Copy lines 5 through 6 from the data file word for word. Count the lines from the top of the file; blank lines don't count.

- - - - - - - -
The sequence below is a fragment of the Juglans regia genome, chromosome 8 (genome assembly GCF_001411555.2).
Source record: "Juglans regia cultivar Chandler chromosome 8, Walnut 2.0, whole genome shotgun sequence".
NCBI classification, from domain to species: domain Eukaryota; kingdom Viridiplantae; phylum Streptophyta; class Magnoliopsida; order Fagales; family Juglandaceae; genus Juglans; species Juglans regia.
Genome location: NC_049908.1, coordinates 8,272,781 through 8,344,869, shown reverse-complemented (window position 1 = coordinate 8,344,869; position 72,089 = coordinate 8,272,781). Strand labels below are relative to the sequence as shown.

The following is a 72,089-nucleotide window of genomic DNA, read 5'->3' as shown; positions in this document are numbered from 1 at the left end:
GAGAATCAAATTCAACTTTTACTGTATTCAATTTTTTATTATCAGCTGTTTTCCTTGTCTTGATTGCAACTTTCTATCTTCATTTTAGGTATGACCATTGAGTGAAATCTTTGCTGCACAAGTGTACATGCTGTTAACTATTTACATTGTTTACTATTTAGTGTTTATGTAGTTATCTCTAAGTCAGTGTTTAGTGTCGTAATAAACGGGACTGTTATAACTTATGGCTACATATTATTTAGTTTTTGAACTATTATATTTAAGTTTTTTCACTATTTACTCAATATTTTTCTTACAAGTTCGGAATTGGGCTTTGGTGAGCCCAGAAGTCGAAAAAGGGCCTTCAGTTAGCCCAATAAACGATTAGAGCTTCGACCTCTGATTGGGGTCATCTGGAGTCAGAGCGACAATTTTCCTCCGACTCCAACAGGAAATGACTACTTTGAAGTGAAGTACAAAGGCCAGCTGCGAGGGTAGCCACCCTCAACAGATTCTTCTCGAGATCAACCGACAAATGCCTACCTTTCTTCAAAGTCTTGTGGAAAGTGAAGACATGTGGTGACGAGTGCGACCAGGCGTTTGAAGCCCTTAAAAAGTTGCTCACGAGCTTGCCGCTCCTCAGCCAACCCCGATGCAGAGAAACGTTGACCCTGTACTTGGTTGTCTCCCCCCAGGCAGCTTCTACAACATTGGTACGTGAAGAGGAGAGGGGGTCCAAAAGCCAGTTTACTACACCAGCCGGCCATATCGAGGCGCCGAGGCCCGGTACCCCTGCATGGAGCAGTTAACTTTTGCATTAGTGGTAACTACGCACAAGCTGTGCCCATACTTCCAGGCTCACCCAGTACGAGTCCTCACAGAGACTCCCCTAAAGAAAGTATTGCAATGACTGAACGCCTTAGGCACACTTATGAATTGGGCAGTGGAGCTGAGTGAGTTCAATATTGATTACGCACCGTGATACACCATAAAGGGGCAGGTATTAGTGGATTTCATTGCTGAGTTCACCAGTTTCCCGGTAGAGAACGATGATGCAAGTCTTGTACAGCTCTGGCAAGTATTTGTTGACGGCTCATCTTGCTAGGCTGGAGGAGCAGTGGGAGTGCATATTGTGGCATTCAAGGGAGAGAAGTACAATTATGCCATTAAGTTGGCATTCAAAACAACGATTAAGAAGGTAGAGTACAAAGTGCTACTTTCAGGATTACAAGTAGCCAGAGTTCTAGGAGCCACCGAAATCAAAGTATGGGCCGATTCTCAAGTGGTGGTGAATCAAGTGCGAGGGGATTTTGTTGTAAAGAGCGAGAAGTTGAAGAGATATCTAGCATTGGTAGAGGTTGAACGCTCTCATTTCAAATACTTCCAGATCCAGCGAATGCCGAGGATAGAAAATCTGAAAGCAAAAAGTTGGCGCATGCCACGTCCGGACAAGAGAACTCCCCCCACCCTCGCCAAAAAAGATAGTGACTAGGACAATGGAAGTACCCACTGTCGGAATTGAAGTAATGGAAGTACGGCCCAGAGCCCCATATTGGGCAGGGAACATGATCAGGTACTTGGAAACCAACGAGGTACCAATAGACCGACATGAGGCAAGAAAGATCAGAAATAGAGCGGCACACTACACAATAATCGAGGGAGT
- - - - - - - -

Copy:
The following is a 72,089-nucleotide window of genomic DNA, read 5'->3' as shown; positions in this document are numbered from 1 at the left end:
GAGAATCAAATTCAACTTTTACTGTATTCAATTTTTTATTATCAGCTGTTTTCCTTGTCTTGATTGCAACTTTCTATCTTCATTTTAGGTATGACCATTGAGTGAAATCTTTGCTGCACAAGTGTACATGCTGTTAACTATTTACATTGTTTACTATTTAGTGTTTATGTAGTTATCTCTAAGTCAGTGTTTAGTGTCGTAATAAACGGGACTGTTATAACTTATGGCTACATATTATTTAGTTTTTGAACTATTATATTTAAGTTTTTTCACTATTTACTCAATATTTTTCTTACAAGTTCGGAATTGGGCTTTGGTGAGCCCAGAAGTCGAAAAAGGGCCTTCAGTTAGCCCAATAAACGATTAGAGCTTCGACCTCTGATTGGGGTCATCTGGAGTCAGAGCGACAATTTTCCTCCGACTCCAACAGGAAATGACTACTTTGAAGTGAAGTACAAAGGCCAGCTGCGAGGGTAGCCACCCTCAACAGATTCTTCTCGAGATCAACCGACAAATGCCTACCTTTCTTCAAAGTCTTGTGGAAAGTGAAGACATGTGGTGACGAGTGCGACCAGGCGTTTGAAGCCCTTAAAAAGTTGCTCACGAGCTTGCCGCTCCTCAGCCAACCCCGATGCAGAGAAACGTTGACCCTGTACTTGGTTGTCTCCCCCCAGGCAGCTTCTACAACATTGGTACGTGAAGAGGAGAGGGGGTCCAAAAGCCAGTTTACTACACCAGCCGGCCATATCGAGGCGCCGAGGCCCGGTACCCCTGCATGGAGCAGTTAACTTTTGCATTAGTGGTAACTACGCACAAGCTGTGCCCATACTTCCAGGCTCACCCAGTACGAGTCCTCACAGAGACTCCCCTAAAGAAAGTATTGCAATGACTGAACGCCTTAGGCACACTTATGAATTGGGCAGTGGAGCTGAGTGAGTTCAATATTGATTACGCACCGTGATACACCATAAAGGGGCAGGTATTAGTGGATTTCATTGCTGAGTTCACCAGTTTCCCGGTAGAGAACGATGATGCAAGTCTTGTACAGCTCTGGCAAGTATTTGTTGACGGCTCATCTTGCTAGGCTGGAGGAGCAGTGGGAGTGCATATTGTGGCATTCAAGGGAGAGAAGTACAATTATGCCATTAAGTTGGCATTCAAAACAACGATTAAGAAGGTAGAGTACAAAGTGCTACTTTCAGGATTACAAGTAGCCAGAGTTCTAGGAGCCACCGAAATCAAAGTATGGGCCGATTCTCAAGTGGTGGTGAATCAAGTGCGAGGGGATTTTGTTGTAAAGAGCGAGAAGTTGAAGAGATATCTAGCATTGGTAGAGGTTGAACGCTCTCATTTCAAATACTTCCAGATCCAGCGAATGCCGAGGATAGAAAATCTGAAAGCAAAAAGTTGGCGCATGCCACGTCCGGACAAGAGAACTCCCCCCACCCTCGCCAAAAAAGATAGTGACTAGGACAATGGAAGTACCCACTGTCGGAATTGAAGTAATGGAAGTACGGCCCAGAGCCCCATATTGGGCAGGGAACATGATCAGGTACTTGGAAACCAACGAGGTACCAATAGACCGACATGAGGCAAGAAAGATCAGAAATAGAGCGGCACACTACACAATAATCGAGGGAGT